May 08, 2016
A little over a year ago, a report was released by Faunalytics (then the Humane Research Council) which highlighted the extremely high recidivism rates among vegans and vegetarians (I will refer to both of these as “vegetarians” for simplicity). A staggering 80% of people who try veg eventually start eating meat again within a few years. This means that while the current population of vegetarians in the US is around 2%, the population of former veggies is x5 higher at roughly 10%.
Shortly after this report was released, I was talking with Alan Darer who runs the large-scale Facebook advertising program at Mercy For Animals (among other things). We were discussing the high percentage of former vegetarians and whether it might be easier to recruit from this group back to an animal free diet than the population at large. After all, they had already expressed interest in a veg diet in the past. Perhaps by tailoring the message appropriately, and by providing resources that they may not have had before (including a free Veg Starter Guide with simple recipes, health information, info on meat-less meats, and social tips like suggestions for dining out, eating with friends, etc.) they could be convinced to give it another try.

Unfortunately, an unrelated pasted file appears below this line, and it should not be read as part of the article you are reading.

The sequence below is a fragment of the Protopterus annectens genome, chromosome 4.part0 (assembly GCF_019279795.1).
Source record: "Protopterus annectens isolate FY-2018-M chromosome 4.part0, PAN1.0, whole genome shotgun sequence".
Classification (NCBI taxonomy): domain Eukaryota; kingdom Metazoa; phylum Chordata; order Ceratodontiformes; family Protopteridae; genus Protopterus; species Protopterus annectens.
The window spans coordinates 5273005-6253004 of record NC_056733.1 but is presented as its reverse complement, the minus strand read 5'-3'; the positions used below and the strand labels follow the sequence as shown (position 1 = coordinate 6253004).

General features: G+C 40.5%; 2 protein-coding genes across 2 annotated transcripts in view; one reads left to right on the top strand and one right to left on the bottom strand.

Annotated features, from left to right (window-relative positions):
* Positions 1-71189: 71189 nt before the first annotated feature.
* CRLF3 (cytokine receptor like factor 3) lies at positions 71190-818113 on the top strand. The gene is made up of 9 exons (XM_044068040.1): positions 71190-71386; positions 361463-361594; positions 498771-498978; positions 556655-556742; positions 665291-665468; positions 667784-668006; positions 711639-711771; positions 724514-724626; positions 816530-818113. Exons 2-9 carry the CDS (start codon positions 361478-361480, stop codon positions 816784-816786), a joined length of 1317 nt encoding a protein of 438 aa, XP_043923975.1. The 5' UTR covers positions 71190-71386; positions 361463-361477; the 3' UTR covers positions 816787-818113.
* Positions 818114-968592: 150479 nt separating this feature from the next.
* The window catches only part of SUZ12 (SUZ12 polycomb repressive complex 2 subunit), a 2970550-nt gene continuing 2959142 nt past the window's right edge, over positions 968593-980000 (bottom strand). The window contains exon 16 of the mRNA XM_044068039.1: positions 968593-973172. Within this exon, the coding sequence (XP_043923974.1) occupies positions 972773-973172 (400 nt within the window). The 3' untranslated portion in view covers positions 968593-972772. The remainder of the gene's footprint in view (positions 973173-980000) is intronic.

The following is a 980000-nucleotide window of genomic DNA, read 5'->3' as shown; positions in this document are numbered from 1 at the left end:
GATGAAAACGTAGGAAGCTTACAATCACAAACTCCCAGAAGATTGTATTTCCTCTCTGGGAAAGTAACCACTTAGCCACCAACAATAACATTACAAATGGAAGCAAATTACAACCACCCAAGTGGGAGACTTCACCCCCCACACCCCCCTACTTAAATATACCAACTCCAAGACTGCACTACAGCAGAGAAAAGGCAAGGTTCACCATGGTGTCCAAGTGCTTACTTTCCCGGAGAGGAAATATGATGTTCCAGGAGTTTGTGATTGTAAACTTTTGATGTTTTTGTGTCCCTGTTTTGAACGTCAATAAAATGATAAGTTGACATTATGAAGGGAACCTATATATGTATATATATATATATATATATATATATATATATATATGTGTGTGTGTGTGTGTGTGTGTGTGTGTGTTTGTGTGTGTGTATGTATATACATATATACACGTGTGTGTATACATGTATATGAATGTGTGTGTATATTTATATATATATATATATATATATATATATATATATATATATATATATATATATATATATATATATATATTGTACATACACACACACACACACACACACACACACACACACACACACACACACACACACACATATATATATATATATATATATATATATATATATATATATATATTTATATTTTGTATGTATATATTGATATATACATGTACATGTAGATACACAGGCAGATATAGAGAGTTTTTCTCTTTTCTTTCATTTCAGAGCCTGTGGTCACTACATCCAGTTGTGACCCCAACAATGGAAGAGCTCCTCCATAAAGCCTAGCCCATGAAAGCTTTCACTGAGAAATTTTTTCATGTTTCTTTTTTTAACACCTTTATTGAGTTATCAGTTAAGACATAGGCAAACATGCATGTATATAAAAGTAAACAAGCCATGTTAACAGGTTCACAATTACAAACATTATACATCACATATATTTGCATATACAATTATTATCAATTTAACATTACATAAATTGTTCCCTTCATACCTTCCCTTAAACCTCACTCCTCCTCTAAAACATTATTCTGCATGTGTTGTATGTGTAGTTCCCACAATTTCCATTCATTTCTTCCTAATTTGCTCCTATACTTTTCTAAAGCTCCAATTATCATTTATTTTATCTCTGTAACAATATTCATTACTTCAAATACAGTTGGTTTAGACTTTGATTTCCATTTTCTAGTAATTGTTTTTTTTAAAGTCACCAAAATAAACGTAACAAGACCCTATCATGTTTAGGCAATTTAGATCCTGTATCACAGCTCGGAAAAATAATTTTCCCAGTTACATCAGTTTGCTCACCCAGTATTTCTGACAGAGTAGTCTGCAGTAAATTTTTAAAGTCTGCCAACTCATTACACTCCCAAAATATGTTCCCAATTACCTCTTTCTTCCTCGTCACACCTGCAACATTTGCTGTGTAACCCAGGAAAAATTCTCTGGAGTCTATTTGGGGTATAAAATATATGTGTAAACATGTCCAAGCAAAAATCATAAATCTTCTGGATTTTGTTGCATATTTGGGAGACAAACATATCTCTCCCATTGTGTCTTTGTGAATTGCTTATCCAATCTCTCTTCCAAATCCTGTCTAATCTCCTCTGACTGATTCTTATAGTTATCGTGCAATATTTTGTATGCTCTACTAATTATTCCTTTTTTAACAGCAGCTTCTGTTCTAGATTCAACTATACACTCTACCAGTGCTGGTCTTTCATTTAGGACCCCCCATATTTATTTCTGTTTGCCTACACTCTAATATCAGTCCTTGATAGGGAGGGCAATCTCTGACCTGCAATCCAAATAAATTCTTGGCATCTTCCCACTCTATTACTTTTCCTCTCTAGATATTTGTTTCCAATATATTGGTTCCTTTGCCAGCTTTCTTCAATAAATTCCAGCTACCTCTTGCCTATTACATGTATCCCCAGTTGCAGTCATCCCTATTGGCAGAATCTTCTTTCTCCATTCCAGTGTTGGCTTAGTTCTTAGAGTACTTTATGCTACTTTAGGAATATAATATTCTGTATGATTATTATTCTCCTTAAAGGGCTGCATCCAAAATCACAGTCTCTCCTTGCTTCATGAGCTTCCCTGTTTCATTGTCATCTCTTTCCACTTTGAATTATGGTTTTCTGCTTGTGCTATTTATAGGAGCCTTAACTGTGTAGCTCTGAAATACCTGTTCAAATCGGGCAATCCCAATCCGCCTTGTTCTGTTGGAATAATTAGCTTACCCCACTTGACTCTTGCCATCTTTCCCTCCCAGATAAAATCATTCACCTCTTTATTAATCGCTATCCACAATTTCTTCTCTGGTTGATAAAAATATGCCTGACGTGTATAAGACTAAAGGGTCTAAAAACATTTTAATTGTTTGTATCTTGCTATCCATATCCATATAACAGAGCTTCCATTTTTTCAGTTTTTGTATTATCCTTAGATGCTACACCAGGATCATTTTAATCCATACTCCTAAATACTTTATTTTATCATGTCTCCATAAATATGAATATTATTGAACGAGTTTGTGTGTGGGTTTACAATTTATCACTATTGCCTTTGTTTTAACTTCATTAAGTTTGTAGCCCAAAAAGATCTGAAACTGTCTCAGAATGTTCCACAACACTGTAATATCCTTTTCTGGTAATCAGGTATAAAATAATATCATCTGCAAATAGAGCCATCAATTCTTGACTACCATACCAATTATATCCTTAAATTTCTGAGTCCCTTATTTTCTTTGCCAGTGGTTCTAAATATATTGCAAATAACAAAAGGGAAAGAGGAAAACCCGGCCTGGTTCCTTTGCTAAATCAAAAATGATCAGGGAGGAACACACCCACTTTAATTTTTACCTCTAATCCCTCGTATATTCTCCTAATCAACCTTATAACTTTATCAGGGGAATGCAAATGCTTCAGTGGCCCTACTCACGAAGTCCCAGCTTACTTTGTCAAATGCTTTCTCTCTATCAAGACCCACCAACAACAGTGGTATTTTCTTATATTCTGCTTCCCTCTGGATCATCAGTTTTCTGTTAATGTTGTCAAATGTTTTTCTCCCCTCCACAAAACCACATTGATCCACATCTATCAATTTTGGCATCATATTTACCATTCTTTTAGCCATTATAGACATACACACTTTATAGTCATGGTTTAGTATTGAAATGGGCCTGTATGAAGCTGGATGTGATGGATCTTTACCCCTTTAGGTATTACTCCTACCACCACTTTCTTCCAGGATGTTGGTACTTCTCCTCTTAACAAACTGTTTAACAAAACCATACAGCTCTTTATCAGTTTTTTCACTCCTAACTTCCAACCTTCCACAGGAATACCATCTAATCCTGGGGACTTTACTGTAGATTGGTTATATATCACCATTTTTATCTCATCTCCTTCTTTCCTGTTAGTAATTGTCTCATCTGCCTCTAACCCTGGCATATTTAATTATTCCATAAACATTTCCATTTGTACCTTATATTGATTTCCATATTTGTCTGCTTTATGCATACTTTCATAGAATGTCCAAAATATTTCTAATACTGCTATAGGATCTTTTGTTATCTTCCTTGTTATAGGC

Working with Nick Cooney (also at MFA), Alan and I organized a small study to investigate this. Given the extremely high recidivism rate, we reasoned that most of the people who had “liked” a vegetarian Facebook page in the past would have gone back to eating meat. So by targeting people who had "liked" pages or terms like Vegetarianism, Flexitarianism, VegNews, Vegetarian Cuisine, etc, we would effectively be targeting a large number of former vegetarians. Alan put together a series of Facebook ads targeting these people with messaging specifically meant to encourage them to “give it another try” (see example ads below).
The study ran over a two month period late 2015, and the results were very promising. The average cost of getting a person in the former-vegetarian community to pledge to go veg (again) and order an MFA Vegetarian Starter Guide was about 2-3 times less ($2.65) than for the general population ($5-$8). The budget for this study was fairly small (~$2K), so while these results are tentative, they do provide motivation to continue to explore how this population can be effectively re-engaged.
Alan is interested in securing funding to run more of these campaigns in the US, and also to try them out in other countries that MFA advertises in, particularly Latin America where advertising is very cheap relative to the US. If you're interested in getting involved with this don't hesitate to reach out to him at email@example.com.